Sunday, June 27, 2010

Marching with the Bloggers, A Broken Oven and Dinner for 15

Yesterday was gay pride here in NYC, the annual parade and celebration of the Stonewall Riots which happened 41 years ago, kick starting the LGBT movement.

Over the years I've gone from being very involved (the ACT UP days) to being totally disinterested. This year when I saw that there was going to be a gay bloggers group marching that it would be a good opportunity to meet some fellow bloggers so I had an Urbanfoodguy
t-shirt made up and off I went. Not, I have to admit, without a little bit of trepidation. I'm horribly self-conscious and oddly awkward in situations where I don't know anyone and am walking down Fifth Avenue with thousands of people all around cheering. As it turned out my anxiety was for naught, it was a friendly group of people and by the half way point I was even helping hold the banner. It was a lot of fun and I was particularly thrilled to be able to chat with Joe Jervis whose blog JoeMyGod is an inspiration to me and a daily read in our house.

The gay rugby team walked in front of us.

The scene below the Empire State building.

Joe Jervis.
Christopher street.

There is a great missed food opportunity here, at the end of the parade everyone is thirsty and peckish, but there isn't really any good food. Sure there are the usual street vendors selling water, ice cream and mystery meat, but it seems to me to be a perfect opportunity to have some more interesting, local foods, like maybe: People's Pops or a MIL Kimchee and Cheese Curd Sandwiches on Ciabatta from Saxelby Cheese or maybe a little Porcetta on a bun or a Lukes Lobster Roll? At the very least couldn't we have interesting, humanely raised, local, farmed meat sausages and hot dogs from the Meat Hook? Just a thought.

So after my exhilarating walk down Fifth Avenue I got home and was busily doing all the last minute preparations when I turn the oven on to toast some sesame seeds, about 5 minutes later I check the temperature on the stove and see it's not getting hotter. I wait and I wait only to come to the panicked realized that our fancy ass Bosch stove is broken.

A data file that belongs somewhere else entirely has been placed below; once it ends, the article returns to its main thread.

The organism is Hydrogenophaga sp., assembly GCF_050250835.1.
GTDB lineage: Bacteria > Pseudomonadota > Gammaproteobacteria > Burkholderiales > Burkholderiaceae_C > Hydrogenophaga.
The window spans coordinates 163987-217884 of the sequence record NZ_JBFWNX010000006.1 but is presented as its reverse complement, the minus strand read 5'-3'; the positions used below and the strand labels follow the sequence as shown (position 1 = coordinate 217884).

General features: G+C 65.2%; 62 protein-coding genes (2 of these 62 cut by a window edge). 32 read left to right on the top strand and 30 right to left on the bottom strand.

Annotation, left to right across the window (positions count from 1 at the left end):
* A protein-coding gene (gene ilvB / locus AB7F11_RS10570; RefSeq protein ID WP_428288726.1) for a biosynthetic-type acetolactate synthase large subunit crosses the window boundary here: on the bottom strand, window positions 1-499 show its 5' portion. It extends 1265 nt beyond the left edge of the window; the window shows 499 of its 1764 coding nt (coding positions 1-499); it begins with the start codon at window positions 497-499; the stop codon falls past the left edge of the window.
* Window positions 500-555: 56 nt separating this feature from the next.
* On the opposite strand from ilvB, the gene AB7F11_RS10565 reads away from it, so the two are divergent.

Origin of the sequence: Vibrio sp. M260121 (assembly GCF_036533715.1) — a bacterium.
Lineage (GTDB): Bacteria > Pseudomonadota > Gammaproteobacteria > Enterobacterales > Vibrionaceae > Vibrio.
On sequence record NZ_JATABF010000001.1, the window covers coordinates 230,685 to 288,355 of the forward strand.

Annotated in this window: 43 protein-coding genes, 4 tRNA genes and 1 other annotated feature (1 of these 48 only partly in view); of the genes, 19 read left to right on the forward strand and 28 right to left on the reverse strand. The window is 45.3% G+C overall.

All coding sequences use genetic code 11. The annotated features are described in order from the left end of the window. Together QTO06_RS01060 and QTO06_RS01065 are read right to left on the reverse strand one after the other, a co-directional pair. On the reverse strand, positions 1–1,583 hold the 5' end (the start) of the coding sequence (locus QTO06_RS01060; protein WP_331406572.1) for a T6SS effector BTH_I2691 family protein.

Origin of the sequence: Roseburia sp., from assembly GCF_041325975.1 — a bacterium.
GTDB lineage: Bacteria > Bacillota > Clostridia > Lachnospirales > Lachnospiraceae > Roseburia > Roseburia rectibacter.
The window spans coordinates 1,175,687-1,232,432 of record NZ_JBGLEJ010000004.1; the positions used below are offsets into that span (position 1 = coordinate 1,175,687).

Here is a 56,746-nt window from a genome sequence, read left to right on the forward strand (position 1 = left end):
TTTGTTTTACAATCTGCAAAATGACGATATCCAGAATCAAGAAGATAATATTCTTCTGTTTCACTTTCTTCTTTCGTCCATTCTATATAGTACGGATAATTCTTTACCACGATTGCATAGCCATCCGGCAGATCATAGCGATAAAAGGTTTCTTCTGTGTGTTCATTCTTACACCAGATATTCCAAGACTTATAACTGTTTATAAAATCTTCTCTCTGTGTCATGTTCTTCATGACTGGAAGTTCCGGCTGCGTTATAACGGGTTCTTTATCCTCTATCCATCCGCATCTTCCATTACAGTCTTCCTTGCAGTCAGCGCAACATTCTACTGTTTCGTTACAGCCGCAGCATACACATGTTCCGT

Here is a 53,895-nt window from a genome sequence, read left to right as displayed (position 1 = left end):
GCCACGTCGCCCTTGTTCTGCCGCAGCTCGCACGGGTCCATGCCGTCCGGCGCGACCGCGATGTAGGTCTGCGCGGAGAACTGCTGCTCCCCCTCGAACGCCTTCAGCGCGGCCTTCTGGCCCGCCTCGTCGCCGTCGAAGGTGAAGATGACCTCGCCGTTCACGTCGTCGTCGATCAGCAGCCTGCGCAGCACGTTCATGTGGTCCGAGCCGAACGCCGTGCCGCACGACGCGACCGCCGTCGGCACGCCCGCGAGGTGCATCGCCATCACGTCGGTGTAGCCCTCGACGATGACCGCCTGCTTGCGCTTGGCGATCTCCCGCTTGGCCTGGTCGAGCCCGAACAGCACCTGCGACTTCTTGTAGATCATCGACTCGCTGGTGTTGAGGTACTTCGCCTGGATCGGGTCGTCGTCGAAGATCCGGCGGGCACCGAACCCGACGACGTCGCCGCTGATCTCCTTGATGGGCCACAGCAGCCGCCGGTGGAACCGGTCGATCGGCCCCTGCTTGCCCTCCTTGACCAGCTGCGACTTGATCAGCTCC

Excuse me while I sound my age and go on a brief rant about built in obsolescence.

Never in my life have I ever lived anywhere or heard of anyone who stove broke. Our neighbors who saved the day by letting me use their stove have the original basic non electric, small, cheap stove that the unit came with and was installed in 1959, it works just fine, it doesn't have n interior light or even something that tells you the temperature, but you know what? It works and works and continues to work because it's not dependent on anything other than the gas connection and the pilot light to work. So my recommendation to any of you out there who think you want to get the fancy ass stove with all the bells, whistles, computerized electric doo hingy's? Don't waste your money, buy an non computerized basic stove.

OK thanks for putting up with that.

All in all it was a great day and I have two new recipes to post, a spinach pizza that is all creamy bechamel and local cheesey melted goodness and a sour cherry crumble that's served with chocolate sauce! Yummy.


szilvie said...

thanks, love you blog and photos you posted. Know I am curious of your spinach pizza.

Chris Bram said...

I was one of the dinner guests and let me just say that the pizza was extraordinary: crispy, light and very tasty. The only downside was that we lost our host periodically when he went down the hall to get the next pies. One of the guests was someone's sixteen-year-old nephew, and I envied the boy's ability to eat slice after slice after slice. Oh to be sixteen again. (The sour cherry crumble with chocolate sauce was not too shabby either.)

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